Finding Inspiration in Sound

Warm-up (10 minutes):

Lead students in a discussion on the five senses. Ask them to list in order which senses they think they rely upon the most. Then ask them to make a list in order of which senses they think a dog relies on the most. These lists will be educated guesses and may even be somewhat subjective depending on the person and how they think they perceive the world. Ask a few students to share their lists and their rationale. 

Then share that for many humans, sight is the dominant sense. For dogs, scent is the dominant sense. Other animals, as well, may rely heavily upon a sense other than vision. But humans are very much visual creatures. If blind, we learn to strengthen our perception through other senses. How would our perception of the world change if our dominant sense was smell or sound? What would we notice in our everyday lives? 

In this lesson, we’ll close our eyes and switch our dominant mode of sensing to hearing.

Listening Exercise (5 minutes):

Invite everyone to close their eyes. Encourage everyone to be totally silent for this activity, so that they can hear even the smallest of sounds. The low murmur of an AC unit, the breathing of their peers, a car starting in the parking lot outside the window. At first, they should only listen and not write. The instructor can even lead the class in a simple breathing exercise to help them focus, asking students to bring attention to their inhale and exhale. Inhale slowly through the nose. Exhale through the mouth, releasing all air, without rushing. 

After 2-3 minutes of solid listening, students should write a list of sounds they observed. Even if they don’t know the source of the sound, they can write a description, make a guess as to what it might be, or use a simile to compare the sound to something else (i.e., continuous low groaning like a snoring dragon). 

This would be a great exercise to do outdoors, especially if the school has a garden. 

Write a Poem Together (10 minutes):

Today’s poems will be loosely inspired by the haiku. Instead of syllables, we’ll count words. All of our poems today will fit into this simple structure: 3 lines--with 5 words, 7 words, 5 words. 

Invite students to share a few of their sound observations from the listening exercise. Pick one of the contributions as the foundation for a collaborative poem. Ask students to brainstorm with you as you find words and narrow the description down to fit into the short form. Emphasize that in this form, every word matters. We are searching for the juiciest words, the stunning images and unique expressions. Try to eliminate unnecessary words like “is.” You can also ask them to create a simile in the second line. For an exercise on similes, see the lesson plan “Calling on Memory.” 

If time allows, make several collaborative poems to build their confidence writing in such a short form. 

Individual Poem Writing (20 minutes):

Play a series of sound clips of your choice from Spotify, YouTube, or some other platform you are familiar with. You can even make the noise yourself using instruments or household items. Ask students to close their eyes and imagine a scenario in which they might hear this sound. What’s going on in the sound clips? Who or what is making the sound? When? Where? Who else is around? For each sound, they should write a short poem. Allow 5 minutes for each poem. If time allows and they are engaged in the exercises, you can add more sound clips and extend the time.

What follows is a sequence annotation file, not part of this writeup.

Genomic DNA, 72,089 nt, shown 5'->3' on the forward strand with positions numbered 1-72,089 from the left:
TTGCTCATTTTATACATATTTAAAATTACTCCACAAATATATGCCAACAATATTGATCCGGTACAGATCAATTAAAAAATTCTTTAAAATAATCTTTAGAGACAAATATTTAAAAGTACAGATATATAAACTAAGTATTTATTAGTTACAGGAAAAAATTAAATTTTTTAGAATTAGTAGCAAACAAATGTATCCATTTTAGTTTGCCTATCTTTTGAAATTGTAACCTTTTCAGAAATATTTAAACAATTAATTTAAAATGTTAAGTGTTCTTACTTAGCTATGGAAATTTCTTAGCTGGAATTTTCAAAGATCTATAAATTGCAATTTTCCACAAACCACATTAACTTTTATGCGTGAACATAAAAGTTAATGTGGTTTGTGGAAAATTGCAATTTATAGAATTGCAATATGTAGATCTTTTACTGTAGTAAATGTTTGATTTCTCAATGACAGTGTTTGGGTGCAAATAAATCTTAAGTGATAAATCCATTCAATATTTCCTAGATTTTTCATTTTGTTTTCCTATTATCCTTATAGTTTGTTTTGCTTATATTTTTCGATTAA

Do not tell them the source of the sounds. Rather let them use their imagination. Incorporate everyday sounds as well as musical clips. For example:

  • a door opening
  • hummingbird wings
  • wind chimes
  • electronic music 

Each sound clip is a new poem. Some of their poems may move beyond mere description and begin to hint at a story with elements of setting, characters, and even plot.  

Sharing and Closing Poem (15 minutes):

Close the class by inviting students to read their short poems in pairs or as a classroom, depending on comfort level. 

If time allows, the instructor can also facilitate a reading and discussion on the sound-inspired poem “The Sound of the Sun” by George Bradley. 

Sample Student Poems:

Note that some of these don’t strictly follow the 5-7-5 form. Use the form as a starting point but allow wiggle room. Adhering to the form too strictly at first can cause paralyses or discouragement. The point is that they write short. Some of these are inspired by a similar poetic form, the lune, which is 5-3-5 (and again you could count words instead of syllables). 

Lonely Day
As the cold, wet rain drops fall
The fresh breeze came
For the first time something had
Finally touched my heart

Gathered with family and friends
Pop! Boom! Pop!
Full of joy and red
white and blue.

El tigre
Running fast through the forest
I see him
Red eyes and big teeth

A lake in the forest
Close your eyes
Take a swim, you think?

I’ve been lost for hours
Found my way
The croaking guides me home




Students will write short poems inspired by sound clips

Education Level: 

High School




Lesson Plan

Time Frame: 

1 hour

Prior Knowledge/Skills: 

How to write metaphors and similes

Required Materials: 

Paper, pencil, speaker and sound clips (for example, from Spotify or YouTube)

Literary model: 

None, but note that this lesson works well when paired with “Calling on Memory,” since some sounds may also inspire memory writing. A poem is included at the end as a closing activity, but it is not used as a model for their writing.

Lesson Plan: